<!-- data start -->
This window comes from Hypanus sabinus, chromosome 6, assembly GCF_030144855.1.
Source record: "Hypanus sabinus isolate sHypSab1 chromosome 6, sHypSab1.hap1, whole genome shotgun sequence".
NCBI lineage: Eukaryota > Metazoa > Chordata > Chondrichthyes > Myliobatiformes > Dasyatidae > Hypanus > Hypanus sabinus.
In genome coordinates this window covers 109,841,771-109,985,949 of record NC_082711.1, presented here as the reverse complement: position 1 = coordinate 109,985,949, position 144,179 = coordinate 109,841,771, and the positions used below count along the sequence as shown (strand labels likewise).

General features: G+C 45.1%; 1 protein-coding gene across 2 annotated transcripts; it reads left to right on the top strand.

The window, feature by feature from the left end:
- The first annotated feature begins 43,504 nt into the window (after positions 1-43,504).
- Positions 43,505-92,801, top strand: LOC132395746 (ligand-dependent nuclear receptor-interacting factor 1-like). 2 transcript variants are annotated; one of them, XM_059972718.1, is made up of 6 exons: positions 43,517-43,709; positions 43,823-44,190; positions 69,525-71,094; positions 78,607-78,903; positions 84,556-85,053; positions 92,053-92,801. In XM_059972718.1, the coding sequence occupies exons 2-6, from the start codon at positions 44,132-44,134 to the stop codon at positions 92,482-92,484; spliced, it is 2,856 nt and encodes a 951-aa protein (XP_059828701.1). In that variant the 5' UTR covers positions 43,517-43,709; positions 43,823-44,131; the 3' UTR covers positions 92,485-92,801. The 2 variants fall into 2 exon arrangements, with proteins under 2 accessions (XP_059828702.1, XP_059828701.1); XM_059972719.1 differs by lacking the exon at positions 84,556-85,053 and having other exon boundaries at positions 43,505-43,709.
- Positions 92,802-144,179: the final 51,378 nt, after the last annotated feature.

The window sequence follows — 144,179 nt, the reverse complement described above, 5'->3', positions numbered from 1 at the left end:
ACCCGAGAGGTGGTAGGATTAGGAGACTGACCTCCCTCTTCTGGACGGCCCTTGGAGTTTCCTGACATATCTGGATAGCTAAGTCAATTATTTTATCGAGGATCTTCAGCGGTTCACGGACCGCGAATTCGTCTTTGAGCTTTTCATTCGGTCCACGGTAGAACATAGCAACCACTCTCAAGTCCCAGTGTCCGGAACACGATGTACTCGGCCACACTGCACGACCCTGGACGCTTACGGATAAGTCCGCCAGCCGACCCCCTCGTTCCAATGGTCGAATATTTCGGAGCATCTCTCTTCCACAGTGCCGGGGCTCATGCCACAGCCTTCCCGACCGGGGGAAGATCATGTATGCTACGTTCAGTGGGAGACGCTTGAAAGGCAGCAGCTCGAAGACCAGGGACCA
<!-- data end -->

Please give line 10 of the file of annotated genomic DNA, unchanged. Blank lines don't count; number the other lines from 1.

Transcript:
The window sequence follows — 144,179 nt, the reverse complement described above, 5'->3', positions numbered from 1 at the left end: